Firefighters across Tasmania are urging people to be aware of the potential dangers of campfires.
“One of the great things about living in Tasmania is that families can just pack up their camping gear, jump in the car and head off,” Tasmania Fire Service (TFS) Chief Officer Gavin Freeman said.
“And campfires are an integral part of that getaway tradition.
“But it is important to remember a few basic rules when using them.”
Mr Freeman said campfires should never be left unattended and should be small and well-contained.
“Never light a fire on a ‘Total Fire Ban’ day,” he said.
“It is your responsibility to check if any restrictions are in place before you light one.
“Obey all signs in national parks and other reserves that may restrict where campfires may be lit.
“Remember campfires must always be extinguished with water.”
The key campfire safety message from the TFS is “soak it, stir it and soak it again.”
“Use water to make sure your fire is completely extinguished,” Mr Freeman said.
“Do not use soil.
“Fires can still smoulder under soil and can stay hot for more than eight hours.”
Mr Freeman said as Tasmania moved into the warmer months, campers should be encouraged to enjoy our beautiful state.
“But they should also be aware of their responsibilities,” he said.
“Do not let your campfire turn into a bushfire.
“Bushfires can lead to significant damage or loss of lives and property.”
The TFS’ campfire safety message is part of its wider 2015-16 Bushfire Safety Campaign that commenced in October.
Mr Freeman said the campaign was extremely important as unfortunately bushfires were and would continue to be part of the Tasmanian landscape.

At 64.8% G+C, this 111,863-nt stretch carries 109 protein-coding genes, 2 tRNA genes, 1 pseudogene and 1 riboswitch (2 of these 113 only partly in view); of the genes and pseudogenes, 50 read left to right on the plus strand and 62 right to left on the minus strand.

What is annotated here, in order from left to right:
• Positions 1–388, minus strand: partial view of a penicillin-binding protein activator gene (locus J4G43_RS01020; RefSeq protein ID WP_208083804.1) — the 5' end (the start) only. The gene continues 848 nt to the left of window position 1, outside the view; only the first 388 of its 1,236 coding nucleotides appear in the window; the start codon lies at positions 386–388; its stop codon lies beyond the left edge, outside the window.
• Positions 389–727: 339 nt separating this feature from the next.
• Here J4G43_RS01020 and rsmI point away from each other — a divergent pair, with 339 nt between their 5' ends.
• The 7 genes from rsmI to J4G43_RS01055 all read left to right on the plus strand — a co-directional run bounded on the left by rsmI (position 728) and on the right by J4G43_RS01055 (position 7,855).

“The TFS continues to encourage residents in bushfire-prone areas to prepare their properties for the summer, as intense bushfires can strike with little warning,” he said.
“It is very important that residents are not complacent.
“If you live in or near bushland, you, your family and your home are at risk.”
Mr Freeman said it was essential for people staying or living in or near bushland to have a Bushfire Survival Plan, which detailed exactly how to prepare and what action to take if threatened by bushfire.
“Writing and practicing a bushfire survival plan will help you think through the actions logically, give you something to refer to and can help control fear and anxiety if a bushfire breaks out nearby,” he said.
“Your plan must take into consideration the ages and physical capabilities of everyone in your household, including children and the elderly.
“Once a Bushfire Survival Plan is in place, it is important for your family to know what action to take when a bushfire approaches.”
For more information about the 2015-16 Bushfire Safety Campaign and to download your Bushfire Survival Plan Booklet visit www.fire.tas.gov.au or free call 1800 000 699.